How can so much happen overnight? Tracee turned off her bedside light and switched on the whale-breeding meditation soundtrack last night having scoured various news-feeds and sources for stories. Nothing. All done. Good. Nothing to report .
However, it appears it has been a busy night down Catastrophe Road, as this morning two of our favourite contributors to NTI news bulletins have numbers for us that make tired eyes blink in fascinated wonder.
The first is Rolls-Royce who have absolutely no idea how to do things by halves. The papers today have the aero-engines company burning through another £2 billion of cash during the course of 2021. It’s not as if it is their own money, either. The engineering giant went through a £5 billion rescue re-financing last year, teetering towards and back from the precipice as it flirted with the business headlines, telling us all, at various times, that it warmed its hands before a £4.2 billion cash bonfire in 2020.
Rolls are ardent fans of the NTI newsroom bulletins, and have spotted that the aircraft and airlines industries are still in a spot of bother at the beginning of this year and have managed its investors’ expectations by sending them all a text of that emoji with its mouth open and hands beside its face in horror. More than £4 billion of Rolls’ annual income is tied to payments from airlines for service and maintenance and is dependent on engine flying hours. So, let’s just make an adjustment to that accounting line then. Okay, £26.15.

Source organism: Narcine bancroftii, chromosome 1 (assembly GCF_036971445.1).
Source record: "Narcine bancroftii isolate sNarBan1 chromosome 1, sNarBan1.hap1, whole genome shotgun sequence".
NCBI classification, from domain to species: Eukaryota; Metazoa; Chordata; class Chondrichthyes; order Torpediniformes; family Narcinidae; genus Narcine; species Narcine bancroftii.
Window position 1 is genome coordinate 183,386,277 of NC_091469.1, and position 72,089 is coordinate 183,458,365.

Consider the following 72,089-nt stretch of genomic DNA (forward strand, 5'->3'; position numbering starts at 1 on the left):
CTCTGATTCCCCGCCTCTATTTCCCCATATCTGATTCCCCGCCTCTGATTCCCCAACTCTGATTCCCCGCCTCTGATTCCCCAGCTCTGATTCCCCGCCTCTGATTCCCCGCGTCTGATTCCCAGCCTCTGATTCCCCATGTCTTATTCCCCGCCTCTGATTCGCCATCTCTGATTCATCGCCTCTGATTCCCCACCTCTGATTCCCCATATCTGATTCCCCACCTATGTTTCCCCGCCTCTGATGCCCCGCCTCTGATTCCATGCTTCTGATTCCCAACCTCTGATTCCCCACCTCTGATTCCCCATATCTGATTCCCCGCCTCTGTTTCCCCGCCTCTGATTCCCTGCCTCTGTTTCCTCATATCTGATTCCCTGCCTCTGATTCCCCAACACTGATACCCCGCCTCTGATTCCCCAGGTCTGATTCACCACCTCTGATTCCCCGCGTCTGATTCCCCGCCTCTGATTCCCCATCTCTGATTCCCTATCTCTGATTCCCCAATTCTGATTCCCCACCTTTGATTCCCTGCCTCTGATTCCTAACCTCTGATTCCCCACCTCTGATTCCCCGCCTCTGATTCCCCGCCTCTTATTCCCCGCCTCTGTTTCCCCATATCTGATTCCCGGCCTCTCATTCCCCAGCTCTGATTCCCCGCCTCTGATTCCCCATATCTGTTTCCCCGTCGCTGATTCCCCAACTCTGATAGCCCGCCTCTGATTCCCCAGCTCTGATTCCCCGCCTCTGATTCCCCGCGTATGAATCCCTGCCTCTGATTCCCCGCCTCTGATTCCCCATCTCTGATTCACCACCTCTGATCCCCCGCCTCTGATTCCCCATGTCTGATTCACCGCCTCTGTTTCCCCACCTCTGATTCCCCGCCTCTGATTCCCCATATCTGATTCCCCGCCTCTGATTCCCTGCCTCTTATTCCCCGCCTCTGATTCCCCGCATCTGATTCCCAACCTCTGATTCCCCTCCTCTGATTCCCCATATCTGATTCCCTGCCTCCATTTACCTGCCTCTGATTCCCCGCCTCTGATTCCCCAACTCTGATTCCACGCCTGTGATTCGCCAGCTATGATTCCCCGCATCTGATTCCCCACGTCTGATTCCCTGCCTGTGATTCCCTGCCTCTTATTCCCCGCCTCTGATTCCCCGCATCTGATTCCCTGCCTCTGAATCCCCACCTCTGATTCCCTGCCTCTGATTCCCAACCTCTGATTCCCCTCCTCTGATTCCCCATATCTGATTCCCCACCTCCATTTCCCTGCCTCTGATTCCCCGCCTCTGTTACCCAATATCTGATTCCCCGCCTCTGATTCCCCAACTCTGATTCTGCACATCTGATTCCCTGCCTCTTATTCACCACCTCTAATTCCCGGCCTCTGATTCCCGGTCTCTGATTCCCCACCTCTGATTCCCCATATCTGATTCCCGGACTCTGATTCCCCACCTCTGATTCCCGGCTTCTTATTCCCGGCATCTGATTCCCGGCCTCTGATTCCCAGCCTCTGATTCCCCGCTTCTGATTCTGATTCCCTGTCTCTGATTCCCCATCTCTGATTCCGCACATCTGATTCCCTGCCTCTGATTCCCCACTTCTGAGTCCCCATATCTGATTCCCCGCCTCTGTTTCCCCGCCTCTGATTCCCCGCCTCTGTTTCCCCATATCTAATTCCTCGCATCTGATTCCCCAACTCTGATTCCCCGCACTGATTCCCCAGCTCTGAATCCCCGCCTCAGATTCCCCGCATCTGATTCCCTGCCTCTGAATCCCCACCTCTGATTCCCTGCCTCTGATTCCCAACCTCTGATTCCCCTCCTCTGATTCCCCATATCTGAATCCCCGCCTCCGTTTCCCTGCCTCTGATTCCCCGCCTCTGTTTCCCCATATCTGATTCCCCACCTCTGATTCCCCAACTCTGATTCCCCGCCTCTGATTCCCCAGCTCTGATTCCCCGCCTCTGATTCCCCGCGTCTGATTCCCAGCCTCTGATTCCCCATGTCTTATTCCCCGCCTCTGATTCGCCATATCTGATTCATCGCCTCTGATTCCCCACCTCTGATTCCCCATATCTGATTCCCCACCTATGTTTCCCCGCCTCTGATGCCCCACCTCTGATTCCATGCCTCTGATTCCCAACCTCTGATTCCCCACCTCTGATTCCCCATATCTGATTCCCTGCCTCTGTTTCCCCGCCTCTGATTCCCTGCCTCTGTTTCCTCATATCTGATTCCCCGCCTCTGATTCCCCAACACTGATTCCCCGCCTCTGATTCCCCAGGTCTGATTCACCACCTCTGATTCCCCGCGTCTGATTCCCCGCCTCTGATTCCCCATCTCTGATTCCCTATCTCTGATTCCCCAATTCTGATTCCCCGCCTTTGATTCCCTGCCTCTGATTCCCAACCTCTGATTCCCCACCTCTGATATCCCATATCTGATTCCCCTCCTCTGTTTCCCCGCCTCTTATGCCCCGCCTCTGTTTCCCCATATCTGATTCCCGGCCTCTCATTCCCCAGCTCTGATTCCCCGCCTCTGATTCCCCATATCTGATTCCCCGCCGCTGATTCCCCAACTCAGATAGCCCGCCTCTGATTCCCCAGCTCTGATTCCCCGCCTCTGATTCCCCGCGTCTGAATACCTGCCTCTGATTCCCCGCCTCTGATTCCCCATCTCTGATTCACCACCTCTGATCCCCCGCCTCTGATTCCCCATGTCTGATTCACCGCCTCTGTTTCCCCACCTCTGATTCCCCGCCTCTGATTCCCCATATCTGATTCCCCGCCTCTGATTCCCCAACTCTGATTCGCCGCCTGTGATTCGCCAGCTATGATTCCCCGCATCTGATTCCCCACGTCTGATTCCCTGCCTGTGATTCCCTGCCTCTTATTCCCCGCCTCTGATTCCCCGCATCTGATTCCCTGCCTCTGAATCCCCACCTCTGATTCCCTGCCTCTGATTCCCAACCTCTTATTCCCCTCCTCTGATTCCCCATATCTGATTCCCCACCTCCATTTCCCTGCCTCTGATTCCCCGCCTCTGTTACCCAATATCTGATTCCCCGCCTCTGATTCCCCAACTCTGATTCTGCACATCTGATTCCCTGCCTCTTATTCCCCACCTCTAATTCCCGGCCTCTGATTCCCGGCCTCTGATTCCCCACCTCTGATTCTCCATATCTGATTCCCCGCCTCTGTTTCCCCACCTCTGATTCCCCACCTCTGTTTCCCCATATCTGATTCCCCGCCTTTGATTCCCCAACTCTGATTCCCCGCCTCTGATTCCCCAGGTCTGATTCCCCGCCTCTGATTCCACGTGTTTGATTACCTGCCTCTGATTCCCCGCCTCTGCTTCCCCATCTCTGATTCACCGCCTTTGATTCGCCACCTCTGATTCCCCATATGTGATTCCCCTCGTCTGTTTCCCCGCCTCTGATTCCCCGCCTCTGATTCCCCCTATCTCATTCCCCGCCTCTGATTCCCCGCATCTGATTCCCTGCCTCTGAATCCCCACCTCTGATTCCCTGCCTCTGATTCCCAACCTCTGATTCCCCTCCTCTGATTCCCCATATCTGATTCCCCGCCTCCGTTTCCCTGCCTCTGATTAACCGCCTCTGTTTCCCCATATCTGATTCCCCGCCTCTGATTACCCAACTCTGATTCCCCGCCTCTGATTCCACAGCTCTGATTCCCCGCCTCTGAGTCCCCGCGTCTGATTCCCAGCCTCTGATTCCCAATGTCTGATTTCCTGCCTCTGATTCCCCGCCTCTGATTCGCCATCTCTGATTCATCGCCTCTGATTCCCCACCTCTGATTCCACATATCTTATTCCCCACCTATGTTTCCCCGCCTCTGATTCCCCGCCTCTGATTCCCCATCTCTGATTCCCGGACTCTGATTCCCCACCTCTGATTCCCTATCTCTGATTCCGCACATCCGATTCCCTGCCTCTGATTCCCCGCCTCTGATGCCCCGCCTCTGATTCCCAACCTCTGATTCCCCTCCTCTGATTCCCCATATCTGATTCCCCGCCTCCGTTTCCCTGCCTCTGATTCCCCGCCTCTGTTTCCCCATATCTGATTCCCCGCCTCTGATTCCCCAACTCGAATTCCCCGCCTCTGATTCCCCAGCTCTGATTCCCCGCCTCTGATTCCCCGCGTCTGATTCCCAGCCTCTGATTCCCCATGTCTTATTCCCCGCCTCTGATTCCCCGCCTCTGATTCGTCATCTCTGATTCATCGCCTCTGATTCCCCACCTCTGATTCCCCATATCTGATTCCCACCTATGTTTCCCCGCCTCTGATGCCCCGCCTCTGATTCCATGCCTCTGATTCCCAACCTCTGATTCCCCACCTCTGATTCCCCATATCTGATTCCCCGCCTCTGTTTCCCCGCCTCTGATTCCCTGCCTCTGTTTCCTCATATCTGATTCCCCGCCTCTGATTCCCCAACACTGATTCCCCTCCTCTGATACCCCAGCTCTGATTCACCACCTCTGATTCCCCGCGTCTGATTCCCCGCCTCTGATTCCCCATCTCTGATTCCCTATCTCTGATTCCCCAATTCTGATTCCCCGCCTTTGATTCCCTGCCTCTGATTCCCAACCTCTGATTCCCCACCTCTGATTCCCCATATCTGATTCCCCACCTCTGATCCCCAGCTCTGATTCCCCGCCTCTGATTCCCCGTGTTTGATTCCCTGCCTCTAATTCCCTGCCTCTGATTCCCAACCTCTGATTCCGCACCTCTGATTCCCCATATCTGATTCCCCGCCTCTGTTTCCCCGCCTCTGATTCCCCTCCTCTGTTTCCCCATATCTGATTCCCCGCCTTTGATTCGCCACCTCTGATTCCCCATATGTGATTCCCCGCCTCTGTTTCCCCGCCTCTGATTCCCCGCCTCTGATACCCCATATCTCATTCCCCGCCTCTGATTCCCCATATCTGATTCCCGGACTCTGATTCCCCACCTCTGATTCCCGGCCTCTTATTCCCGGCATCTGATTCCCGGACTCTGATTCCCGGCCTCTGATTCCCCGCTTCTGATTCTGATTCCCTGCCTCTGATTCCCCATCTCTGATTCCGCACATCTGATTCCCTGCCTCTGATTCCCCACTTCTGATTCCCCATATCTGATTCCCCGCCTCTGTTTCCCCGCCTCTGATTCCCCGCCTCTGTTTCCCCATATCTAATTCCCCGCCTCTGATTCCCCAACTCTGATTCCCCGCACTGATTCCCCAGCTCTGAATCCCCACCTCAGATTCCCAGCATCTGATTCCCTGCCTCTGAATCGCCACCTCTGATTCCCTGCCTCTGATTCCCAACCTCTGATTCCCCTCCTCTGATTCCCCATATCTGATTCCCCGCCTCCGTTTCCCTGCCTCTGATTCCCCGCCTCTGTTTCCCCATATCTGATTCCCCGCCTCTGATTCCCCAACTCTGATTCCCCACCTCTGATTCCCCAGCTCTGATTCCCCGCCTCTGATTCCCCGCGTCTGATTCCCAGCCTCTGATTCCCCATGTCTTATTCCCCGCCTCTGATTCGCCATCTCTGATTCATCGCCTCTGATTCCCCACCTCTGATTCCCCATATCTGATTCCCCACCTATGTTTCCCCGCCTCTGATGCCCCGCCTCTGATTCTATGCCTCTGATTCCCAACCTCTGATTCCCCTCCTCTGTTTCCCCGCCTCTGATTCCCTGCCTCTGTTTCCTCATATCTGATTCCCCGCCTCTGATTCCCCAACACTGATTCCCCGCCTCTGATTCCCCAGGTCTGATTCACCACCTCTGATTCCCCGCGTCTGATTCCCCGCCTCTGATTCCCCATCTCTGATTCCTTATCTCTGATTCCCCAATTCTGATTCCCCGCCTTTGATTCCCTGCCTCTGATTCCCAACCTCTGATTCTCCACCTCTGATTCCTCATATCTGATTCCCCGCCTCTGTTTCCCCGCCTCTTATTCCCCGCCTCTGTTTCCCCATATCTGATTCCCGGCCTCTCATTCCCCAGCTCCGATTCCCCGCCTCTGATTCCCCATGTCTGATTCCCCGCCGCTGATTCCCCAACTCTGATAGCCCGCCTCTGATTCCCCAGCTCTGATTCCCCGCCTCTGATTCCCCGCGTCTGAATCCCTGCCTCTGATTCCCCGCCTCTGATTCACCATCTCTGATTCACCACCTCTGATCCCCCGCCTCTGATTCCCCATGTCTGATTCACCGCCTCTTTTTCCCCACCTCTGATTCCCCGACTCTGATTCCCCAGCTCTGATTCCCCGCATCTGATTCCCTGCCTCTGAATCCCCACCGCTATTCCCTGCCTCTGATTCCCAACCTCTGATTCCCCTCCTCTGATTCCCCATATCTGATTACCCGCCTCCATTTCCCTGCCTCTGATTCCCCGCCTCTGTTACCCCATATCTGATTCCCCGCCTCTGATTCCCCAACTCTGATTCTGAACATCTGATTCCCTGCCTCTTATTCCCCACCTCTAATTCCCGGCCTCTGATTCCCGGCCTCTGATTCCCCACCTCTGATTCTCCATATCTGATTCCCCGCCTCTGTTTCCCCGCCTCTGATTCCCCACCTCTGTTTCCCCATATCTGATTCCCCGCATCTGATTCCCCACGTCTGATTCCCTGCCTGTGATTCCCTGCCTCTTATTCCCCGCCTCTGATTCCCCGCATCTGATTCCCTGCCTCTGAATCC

There is also news from Deloitte this morning. It appears that the creditor position in Arcadia is a tad worse than was previously expected. The total debt owed is in the region of £750 million, with Top Shop heading the field, owing in the region of £550 million of that. As a minor detail, this figure is thought to exclude unsecured debt to the company’s retirement fund and liabilities to HM Revenue & Customs. So, that will be a little more then.
It is reported to be unclear whether Arcadia’s large liabilities will affect the 9,000 members of its pension scheme. It had a deficit of £138 million in 2018, but experts said it could cost as much as £350 million to offload the liabilities to an insurer. Oh, blimey, Sir Philip, you’ve only gone and ‘done a BHS again’!
Deloitte are doing a decent job at Arcadia and we are thinking of sending them a ‘well done’ card. A good place to go to buy that may be Paperchase, who are no strangers to the CVA, having tried one of those back in 2019 and appear to be on the verge of a pre-pack this time around. The beneficiaries of this will be Permira Debt Management, who have previous with the card and pointless gifts company, having provided funding to the business since 2015.
The good news is that around 90 of Paperchase’s 125 stores should be saved in the deal, with 1,000 jobs being protected. A word here to Kevin Hollinrake, Tory MP and derider of Insolvency Practitioners and our fine work.
”This is a GREAT DEAL, Kev. PwC have pulled out all the stops here and a pre-pack is perfect for such a situation. So, bog off back to Thirsk and Malton and see to yourself.”